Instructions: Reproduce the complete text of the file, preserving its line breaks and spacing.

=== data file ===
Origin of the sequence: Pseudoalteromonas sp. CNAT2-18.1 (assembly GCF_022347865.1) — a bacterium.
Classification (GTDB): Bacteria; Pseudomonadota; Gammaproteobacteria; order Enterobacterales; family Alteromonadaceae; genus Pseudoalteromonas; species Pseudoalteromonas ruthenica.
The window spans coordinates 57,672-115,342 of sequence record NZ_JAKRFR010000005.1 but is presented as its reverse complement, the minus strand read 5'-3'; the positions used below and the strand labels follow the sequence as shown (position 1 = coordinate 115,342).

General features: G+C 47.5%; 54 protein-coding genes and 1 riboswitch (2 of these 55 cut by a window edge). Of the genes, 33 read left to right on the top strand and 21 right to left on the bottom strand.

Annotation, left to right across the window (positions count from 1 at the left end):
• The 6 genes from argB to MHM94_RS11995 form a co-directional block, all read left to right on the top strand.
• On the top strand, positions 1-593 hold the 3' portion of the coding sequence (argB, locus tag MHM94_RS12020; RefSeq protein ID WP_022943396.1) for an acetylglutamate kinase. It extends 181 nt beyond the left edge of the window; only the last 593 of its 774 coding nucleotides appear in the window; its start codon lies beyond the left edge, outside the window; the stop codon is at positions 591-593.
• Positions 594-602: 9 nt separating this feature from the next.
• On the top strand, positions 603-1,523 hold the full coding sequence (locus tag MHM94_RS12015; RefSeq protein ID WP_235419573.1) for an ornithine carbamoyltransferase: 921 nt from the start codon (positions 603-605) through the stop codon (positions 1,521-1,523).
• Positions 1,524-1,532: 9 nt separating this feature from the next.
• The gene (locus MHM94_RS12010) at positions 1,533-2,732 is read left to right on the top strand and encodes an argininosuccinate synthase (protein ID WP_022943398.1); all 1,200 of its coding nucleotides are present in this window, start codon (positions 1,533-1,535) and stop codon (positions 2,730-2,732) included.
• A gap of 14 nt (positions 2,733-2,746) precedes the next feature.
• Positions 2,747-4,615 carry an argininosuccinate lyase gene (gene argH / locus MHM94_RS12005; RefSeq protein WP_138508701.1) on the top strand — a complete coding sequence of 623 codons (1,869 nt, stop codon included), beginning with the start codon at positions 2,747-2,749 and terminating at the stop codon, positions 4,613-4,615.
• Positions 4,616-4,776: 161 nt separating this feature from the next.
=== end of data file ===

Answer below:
Origin of the sequence: Pseudoalteromonas sp. CNAT2-18.1 (assembly GCF_022347865.1) — a bacterium.
Classification (GTDB): Bacteria; Pseudomonadota; Gammaproteobacteria; order Enterobacterales; family Alteromonadaceae; genus Pseudoalteromonas; species Pseudoalteromonas ruthenica.
The window spans coordinates 57,672-115,342 of sequence record NZ_JAKRFR010000005.1 but is presented as its reverse complement, the minus strand read 5'-3'; the positions used below and the strand labels follow the sequence as shown (position 1 = coordinate 115,342).

General features: G+C 47.5%; 54 protein-coding genes and 1 riboswitch (2 of these 55 cut by a window edge). Of the genes, 33 read left to right on the top strand and 21 right to left on the bottom strand.

Annotation, left to right across the window (positions count from 1 at the left end):
• The 6 genes from argB to MHM94_RS11995 form a co-directional block, all read left to right on the top strand.
• On the top strand, positions 1-593 hold the 3' portion of the coding sequence (argB, locus tag MHM94_RS12020; RefSeq protein ID WP_022943396.1) for an acetylglutamate kinase. It extends 181 nt beyond the left edge of the window; only the last 593 of its 774 coding nucleotides appear in the window; its start codon lies beyond the left edge, outside the window; the stop codon is at positions 591-593.
• Positions 594-602: 9 nt separating this feature from the next.
• On the top strand, positions 603-1,523 hold the full coding sequence (locus tag MHM94_RS12015; RefSeq protein ID WP_235419573.1) for an ornithine carbamoyltransferase: 921 nt from the start codon (positions 603-605) through the stop codon (positions 1,521-1,523).
• Positions 1,524-1,532: 9 nt separating this feature from the next.
• The gene (locus MHM94_RS12010) at positions 1,533-2,732 is read left to right on the top strand and encodes an argininosuccinate synthase (protein ID WP_022943398.1); all 1,200 of its coding nucleotides are present in this window, start codon (positions 1,533-1,535) and stop codon (positions 2,730-2,732) included.
• A gap of 14 nt (positions 2,733-2,746) precedes the next feature.
• Positions 2,747-4,615 carry an argininosuccinate lyase gene (gene argH / locus MHM94_RS12005; RefSeq protein WP_138508701.1) on the top strand — a complete coding sequence of 623 codons (1,869 nt, stop codon included), beginning with the start codon at positions 2,747-2,749 and terminating at the stop codon, positions 4,613-4,615.
• Positions 4,616-4,776: 161 nt separating this feature from the next.